Here are some tidbits from the article:
“While many evangelicals of color may feel tired of “begging to be noticed, considered, and invited,” they are having an impact, recent research shows.”
“In the United States today, 1 in 3 self-identified evangelicals is nonwhite, according to a September study from PRRI. This rises to 4 in 10 evangelicals when measured by theological belief, according to a December study from LifeWay Research.”
“In other words, evangelicals are now more likely than mainline Protestants to attend multiracial congregations and to report African American and Hispanic friends.”
“Theologically conservative congregations generate more embedded social ties (measured by friendships) than do liberal congregations, and more congregation friends increase the likelihood of cross-racial ties,” Yi and Graziul posited.
[Notice that the article highlights “theologically conservative” churches. I tend to prefer to “orthodox” as you can tell, because “conservative” tends to have multiple connotations in our politically-charged atmosphere due to the recent presidential election.]
The article adds that churches that downplay hard-line, rigid denominational distinctives statistically join Catholics in racial diversity.
This is a perfect example of how faith should play out in our lives in the community, and society writ large. This is surely what Jesus had in mind when He prayed for unity among His followers in John 17. And, in fact, racial diversity was a marker of the early first century church once it expanded from its Jewish roots. Many living in the Roman Empire would scratch their heads at this odd community that was not united first and foremost by a shared ethnic culture, but by belief in a crucified Jewish carpenter that claimed to be their Messiah and God incarnate Himself. It was belief in Christ that united these early Christians, and this theme can be traced in the letters of Paul, whose concern was to create a new group that defied racial boundaries. Truly there is ultimately no Jew or Greek, slave nor free, in the Kingdom of God.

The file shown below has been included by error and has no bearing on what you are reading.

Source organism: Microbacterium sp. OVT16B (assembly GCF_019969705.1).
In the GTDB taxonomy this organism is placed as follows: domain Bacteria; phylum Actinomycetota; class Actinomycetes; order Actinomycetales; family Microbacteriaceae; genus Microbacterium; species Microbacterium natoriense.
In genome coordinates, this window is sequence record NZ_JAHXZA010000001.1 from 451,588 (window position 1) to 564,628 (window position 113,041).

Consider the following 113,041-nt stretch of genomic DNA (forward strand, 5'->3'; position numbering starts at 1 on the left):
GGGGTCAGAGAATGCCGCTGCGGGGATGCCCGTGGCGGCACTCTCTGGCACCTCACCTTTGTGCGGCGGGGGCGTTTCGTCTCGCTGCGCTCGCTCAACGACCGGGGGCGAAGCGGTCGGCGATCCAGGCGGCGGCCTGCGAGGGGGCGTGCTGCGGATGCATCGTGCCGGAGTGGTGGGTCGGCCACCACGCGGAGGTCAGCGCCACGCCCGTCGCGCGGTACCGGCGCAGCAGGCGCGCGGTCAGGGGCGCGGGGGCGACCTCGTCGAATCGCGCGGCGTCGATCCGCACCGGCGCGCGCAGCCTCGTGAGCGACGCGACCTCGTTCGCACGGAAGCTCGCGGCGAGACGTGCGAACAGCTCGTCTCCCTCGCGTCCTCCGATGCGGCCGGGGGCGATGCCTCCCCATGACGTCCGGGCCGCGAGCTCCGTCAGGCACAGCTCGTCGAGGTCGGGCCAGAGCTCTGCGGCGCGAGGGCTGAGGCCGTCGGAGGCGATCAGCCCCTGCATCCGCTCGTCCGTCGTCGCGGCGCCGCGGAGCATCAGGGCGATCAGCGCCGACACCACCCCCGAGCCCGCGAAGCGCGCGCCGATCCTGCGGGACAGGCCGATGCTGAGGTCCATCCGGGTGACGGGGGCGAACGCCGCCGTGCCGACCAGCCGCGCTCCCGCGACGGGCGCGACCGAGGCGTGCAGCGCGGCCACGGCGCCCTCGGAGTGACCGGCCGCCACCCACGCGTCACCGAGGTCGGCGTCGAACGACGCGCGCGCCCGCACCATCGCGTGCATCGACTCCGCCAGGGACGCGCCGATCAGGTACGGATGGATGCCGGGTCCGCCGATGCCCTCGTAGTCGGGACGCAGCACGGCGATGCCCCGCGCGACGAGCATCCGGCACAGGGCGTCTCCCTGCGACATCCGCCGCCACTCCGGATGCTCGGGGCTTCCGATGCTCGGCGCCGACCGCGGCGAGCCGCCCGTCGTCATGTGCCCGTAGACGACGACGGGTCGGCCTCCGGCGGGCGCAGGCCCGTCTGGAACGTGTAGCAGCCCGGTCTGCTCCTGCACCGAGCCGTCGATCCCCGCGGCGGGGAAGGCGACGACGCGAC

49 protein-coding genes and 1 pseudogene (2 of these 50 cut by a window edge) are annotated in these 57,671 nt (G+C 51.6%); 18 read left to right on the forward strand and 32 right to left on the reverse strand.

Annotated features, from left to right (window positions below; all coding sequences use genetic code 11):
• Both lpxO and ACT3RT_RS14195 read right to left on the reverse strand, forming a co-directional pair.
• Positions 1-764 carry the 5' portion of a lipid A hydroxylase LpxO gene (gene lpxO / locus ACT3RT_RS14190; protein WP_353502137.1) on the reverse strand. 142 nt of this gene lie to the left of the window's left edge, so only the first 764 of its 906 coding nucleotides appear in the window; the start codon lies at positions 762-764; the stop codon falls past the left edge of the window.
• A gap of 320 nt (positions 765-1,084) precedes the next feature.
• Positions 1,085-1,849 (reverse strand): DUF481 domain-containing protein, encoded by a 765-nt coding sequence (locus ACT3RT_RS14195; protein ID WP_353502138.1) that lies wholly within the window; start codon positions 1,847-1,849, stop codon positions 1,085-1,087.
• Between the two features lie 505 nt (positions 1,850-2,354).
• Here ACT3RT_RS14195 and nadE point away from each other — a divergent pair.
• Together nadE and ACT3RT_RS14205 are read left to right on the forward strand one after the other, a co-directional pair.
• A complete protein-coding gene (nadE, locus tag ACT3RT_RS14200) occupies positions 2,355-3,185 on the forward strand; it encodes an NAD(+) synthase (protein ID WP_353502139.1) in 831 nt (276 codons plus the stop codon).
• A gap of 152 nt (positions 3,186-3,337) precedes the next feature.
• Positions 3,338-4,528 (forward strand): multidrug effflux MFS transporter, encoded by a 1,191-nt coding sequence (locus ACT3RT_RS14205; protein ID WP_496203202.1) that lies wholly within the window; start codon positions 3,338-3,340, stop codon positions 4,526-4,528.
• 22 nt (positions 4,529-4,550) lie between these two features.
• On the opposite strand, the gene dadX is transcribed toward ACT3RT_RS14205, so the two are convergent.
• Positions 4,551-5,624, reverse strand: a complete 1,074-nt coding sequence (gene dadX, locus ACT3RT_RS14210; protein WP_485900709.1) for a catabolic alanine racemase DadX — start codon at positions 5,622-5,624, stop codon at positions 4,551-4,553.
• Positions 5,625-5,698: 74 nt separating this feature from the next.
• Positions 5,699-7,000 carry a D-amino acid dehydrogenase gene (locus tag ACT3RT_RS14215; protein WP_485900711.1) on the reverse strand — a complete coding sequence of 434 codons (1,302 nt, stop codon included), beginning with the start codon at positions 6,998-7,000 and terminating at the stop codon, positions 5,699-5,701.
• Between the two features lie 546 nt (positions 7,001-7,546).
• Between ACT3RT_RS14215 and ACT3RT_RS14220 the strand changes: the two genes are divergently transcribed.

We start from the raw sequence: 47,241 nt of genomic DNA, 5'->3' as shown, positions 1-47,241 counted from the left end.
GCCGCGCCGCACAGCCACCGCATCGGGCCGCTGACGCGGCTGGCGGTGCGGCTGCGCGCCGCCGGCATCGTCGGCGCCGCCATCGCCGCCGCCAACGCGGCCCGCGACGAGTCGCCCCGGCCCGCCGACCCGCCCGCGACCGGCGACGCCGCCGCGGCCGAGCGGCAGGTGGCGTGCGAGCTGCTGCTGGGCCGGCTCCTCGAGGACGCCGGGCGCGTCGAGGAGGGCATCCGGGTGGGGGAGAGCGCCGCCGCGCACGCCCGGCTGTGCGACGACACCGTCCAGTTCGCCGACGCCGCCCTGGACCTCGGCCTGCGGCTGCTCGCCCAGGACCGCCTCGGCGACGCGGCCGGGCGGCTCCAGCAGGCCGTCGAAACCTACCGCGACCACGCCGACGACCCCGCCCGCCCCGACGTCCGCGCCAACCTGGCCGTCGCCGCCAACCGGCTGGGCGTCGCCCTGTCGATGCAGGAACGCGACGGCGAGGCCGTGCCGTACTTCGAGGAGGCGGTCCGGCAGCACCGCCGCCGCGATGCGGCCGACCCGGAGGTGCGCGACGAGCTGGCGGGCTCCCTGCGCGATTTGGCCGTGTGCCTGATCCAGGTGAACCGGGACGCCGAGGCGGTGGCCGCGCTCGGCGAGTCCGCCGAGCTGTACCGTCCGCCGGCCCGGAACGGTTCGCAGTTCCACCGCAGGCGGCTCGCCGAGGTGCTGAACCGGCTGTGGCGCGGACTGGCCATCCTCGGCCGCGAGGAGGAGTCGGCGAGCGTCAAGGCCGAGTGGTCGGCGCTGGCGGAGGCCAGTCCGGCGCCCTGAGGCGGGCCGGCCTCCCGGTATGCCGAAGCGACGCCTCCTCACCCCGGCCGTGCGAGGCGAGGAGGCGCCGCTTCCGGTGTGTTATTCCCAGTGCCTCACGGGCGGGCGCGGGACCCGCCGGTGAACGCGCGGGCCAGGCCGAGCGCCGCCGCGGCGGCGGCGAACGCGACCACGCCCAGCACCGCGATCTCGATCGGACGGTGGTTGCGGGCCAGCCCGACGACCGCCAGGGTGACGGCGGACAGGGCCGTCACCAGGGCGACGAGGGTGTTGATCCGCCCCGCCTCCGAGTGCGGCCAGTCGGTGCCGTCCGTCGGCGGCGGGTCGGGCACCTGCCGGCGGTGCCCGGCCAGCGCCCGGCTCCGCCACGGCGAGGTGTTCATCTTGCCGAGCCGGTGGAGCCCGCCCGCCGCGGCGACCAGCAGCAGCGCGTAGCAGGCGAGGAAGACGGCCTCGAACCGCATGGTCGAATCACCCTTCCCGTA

As a minority living in America, this is encouraging news. And what is more encouraging is that, according to the article, this trend is likely to continue especially among younger Christians (what’s that? Millennials? …maybe someone should write a blog about that).